Is John Smoltz the greatest pitcher of all time?
I only ask because that is apparently what Mr. Mark Bowman of mlb.com thinks. Or his editor. Or whoever it was that picked the headline for this article, entitled “Smoltz latest, greatest to reach 3,000 Ks.”
Do they even have editors over there? Because if whoever it was actually believes that John Smoltz is the greatest pitcher to ever reach 3,000 strikeouts, then they are the only one in the world who thinks that.
Even Smoltz’s own mother wouldn’t suggest that he is the greatest pitcher on this list:
Nolan Ryan, Roger Clemens, Randy Johnson, Steve Carlton, Bert Blyleven, Tom Seaver, Don Sutton, Gaylord Perry, Walter Johnson, Phil Niekro, Greg Maddux, Ferguson Jenkins, Bob Gibson, Curt Schilling, Pedro Martinez, John Smoltz.
In fact, it may even be possible to argue that John Smoltz is actually the worst pitcher on that list, but he certainly isn’t the best one, because that is basically a list of the greatest pitchers of all time. So in no way whatsoever is Smoltz the “greatest” pitcher to join the list.
So what really is going on with that title? I think what has happened here is another example of how these people get so up to their neck in sports clichés that they forget that what they are writing is actually English words that actually mean things, and simply apply these catchphrases where ever they please, much the same way Jackson Pollock applied paint to canvas, although probably with even less forethought.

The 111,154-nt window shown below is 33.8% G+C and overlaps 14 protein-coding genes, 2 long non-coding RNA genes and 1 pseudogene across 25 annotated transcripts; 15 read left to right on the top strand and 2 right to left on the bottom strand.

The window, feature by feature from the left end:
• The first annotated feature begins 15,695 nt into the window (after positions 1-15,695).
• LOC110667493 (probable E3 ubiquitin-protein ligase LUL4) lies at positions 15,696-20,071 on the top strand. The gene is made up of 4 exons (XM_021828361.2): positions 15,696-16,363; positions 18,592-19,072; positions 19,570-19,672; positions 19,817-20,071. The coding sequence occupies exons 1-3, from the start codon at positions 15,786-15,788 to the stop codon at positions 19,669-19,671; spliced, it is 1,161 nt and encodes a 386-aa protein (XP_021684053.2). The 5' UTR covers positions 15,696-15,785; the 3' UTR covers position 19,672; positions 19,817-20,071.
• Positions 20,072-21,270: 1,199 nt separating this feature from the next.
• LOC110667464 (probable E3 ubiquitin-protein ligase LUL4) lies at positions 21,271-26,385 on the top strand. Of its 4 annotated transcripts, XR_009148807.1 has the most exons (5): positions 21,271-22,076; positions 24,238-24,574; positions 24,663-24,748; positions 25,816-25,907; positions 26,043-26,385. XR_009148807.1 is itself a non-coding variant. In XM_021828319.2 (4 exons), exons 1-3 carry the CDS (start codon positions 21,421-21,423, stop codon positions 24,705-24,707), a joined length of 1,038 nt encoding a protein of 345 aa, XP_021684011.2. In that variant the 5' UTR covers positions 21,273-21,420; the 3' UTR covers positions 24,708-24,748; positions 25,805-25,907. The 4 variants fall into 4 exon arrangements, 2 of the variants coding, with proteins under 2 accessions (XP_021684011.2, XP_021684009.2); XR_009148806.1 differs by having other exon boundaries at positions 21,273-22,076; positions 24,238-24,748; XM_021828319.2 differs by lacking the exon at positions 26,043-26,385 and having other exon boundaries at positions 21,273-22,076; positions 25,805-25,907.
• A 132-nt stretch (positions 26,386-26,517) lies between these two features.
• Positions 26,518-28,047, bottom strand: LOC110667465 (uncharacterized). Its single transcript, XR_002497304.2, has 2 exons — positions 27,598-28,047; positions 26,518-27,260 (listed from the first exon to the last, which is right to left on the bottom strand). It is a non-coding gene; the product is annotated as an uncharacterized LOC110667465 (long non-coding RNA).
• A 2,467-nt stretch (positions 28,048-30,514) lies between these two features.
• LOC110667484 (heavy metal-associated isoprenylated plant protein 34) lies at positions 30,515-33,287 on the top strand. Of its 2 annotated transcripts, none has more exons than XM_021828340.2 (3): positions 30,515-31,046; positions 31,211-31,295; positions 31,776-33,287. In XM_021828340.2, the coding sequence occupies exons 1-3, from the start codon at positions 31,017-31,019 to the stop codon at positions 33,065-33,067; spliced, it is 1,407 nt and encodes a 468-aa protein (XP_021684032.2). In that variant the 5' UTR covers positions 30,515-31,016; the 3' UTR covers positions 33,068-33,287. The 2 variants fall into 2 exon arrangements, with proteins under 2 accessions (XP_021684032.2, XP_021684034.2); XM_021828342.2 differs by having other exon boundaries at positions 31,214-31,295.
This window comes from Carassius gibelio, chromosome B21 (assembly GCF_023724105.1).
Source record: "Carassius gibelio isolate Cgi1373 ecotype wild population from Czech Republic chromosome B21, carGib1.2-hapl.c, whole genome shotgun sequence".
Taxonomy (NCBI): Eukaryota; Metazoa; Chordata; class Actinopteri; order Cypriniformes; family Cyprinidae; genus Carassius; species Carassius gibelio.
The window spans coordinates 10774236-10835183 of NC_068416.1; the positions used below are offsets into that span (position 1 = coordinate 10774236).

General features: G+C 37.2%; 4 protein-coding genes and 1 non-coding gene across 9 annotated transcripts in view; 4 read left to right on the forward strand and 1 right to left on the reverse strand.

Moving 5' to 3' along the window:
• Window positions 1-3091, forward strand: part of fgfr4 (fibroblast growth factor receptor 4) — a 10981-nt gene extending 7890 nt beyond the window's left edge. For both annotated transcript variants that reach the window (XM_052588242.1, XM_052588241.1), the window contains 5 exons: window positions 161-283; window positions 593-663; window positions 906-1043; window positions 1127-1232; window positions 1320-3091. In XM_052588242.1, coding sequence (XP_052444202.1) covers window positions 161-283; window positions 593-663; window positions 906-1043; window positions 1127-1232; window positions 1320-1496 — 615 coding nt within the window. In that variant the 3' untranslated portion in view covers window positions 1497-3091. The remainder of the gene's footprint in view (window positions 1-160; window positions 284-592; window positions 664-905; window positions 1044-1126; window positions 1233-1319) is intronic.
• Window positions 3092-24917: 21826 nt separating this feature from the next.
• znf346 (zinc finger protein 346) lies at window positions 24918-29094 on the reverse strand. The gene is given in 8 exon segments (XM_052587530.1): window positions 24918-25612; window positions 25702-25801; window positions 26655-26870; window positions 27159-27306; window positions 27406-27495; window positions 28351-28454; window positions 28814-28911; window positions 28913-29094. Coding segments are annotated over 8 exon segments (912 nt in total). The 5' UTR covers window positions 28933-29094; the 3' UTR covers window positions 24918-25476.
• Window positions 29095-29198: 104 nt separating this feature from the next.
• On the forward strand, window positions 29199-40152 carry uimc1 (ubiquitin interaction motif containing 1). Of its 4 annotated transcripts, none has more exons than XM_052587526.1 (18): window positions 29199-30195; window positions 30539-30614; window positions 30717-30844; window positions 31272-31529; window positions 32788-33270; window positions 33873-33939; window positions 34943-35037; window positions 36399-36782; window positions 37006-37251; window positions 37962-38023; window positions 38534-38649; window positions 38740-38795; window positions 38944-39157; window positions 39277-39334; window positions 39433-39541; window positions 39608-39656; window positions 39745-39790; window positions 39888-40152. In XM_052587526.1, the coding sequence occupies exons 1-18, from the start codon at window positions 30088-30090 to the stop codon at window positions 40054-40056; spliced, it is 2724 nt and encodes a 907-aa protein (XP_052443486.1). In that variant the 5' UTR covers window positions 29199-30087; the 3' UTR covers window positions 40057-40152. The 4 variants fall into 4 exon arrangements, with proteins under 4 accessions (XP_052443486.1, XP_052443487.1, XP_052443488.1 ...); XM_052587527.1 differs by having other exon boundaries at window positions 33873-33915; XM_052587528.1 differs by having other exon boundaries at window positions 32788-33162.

I’m sure the person who came up with that headline probably just thought it had a nice “ring” to it, without even considering that it was actually words which would be making the insane claim that Smoltz was the greatest pitcher on the list above. But still, my gods. Learn to speak English – it’s your own native language (I hope).
Also, the subtitle of that article is pretty funny too – “Veteran no longer walking in shadows of Maddux, Glavine.” Um, okaaaay. Greg Maddux: – 349 wins, 4 Cy Youngs, 2 20-win seasons, so good he can be caught with your eyes closed. Tom Glavine: 303 wins, 2 Cy Youngs, 5 20-win seasons, hot baseball wife.
John Smoltz? 210 wins, 1 20-win season, 1 Cy Young. I think it is fair to say he is still chilling pretty deep in the shade of Maddux and Glavine. I mean Glavine has ninety-three more wins than Smoltz does. Even if you give him back the three years he was a closer, was he really going to average 31 wins per season?
Also, everyone is talking like Smoltz is a surefire Hall of Famer now, and he probably is, but if Smoltz makes the Hall for getting 3,000 strikeouts, than Bert Blyleven, who is number 5 on the list above, needs to have been inducted several years ago.